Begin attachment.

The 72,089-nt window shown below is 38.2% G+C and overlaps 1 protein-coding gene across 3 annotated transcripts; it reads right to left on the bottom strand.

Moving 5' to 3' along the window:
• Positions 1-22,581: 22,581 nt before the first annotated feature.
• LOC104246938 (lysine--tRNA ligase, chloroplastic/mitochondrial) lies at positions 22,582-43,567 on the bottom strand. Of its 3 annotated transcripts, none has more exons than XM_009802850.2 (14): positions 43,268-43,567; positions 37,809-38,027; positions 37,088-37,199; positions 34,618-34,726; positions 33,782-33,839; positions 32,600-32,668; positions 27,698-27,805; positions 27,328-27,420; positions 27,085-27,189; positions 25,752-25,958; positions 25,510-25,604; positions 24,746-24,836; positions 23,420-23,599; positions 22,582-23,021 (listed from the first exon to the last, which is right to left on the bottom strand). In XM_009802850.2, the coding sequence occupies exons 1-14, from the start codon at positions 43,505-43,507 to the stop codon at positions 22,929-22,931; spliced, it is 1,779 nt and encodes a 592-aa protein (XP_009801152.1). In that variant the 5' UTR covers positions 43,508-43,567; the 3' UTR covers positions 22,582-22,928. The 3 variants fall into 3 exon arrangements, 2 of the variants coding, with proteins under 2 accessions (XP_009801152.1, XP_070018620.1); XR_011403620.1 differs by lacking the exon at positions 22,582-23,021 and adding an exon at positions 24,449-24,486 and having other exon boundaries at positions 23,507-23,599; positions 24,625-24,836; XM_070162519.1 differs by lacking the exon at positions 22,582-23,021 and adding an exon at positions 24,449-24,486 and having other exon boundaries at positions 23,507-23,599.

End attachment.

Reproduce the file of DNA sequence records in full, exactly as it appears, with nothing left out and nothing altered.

The 72,089-nt window shown below is 38.2% G+C and overlaps 1 protein-coding gene across 3 annotated transcripts; it reads right to left on the bottom strand.

Moving 5' to 3' along the window:
• Positions 1-22,581: 22,581 nt before the first annotated feature.
• LOC104246938 (lysine--tRNA ligase, chloroplastic/mitochondrial) lies at positions 22,582-43,567 on the bottom strand. Of its 3 annotated transcripts, none has more exons than XM_009802850.2 (14): positions 43,268-43,567; positions 37,809-38,027; positions 37,088-37,199; positions 34,618-34,726; positions 33,782-33,839; positions 32,600-32,668; positions 27,698-27,805; positions 27,328-27,420; positions 27,085-27,189; positions 25,752-25,958; positions 25,510-25,604; positions 24,746-24,836; positions 23,420-23,599; positions 22,582-23,021 (listed from the first exon to the last, which is right to left on the bottom strand). In XM_009802850.2, the coding sequence occupies exons 1-14, from the start codon at positions 43,505-43,507 to the stop codon at positions 22,929-22,931; spliced, it is 1,779 nt and encodes a 592-aa protein (XP_009801152.1). In that variant the 5' UTR covers positions 43,508-43,567; the 3' UTR covers positions 22,582-22,928. The 3 variants fall into 3 exon arrangements, 2 of the variants coding, with proteins under 2 accessions (XP_009801152.1, XP_070018620.1); XR_011403620.1 differs by lacking the exon at positions 22,582-23,021 and adding an exon at positions 24,449-24,486 and having other exon boundaries at positions 23,507-23,599; positions 24,625-24,836; XM_070162519.1 differs by lacking the exon at positions 22,582-23,021 and adding an exon at positions 24,449-24,486 and having other exon boundaries at positions 23,507-23,599.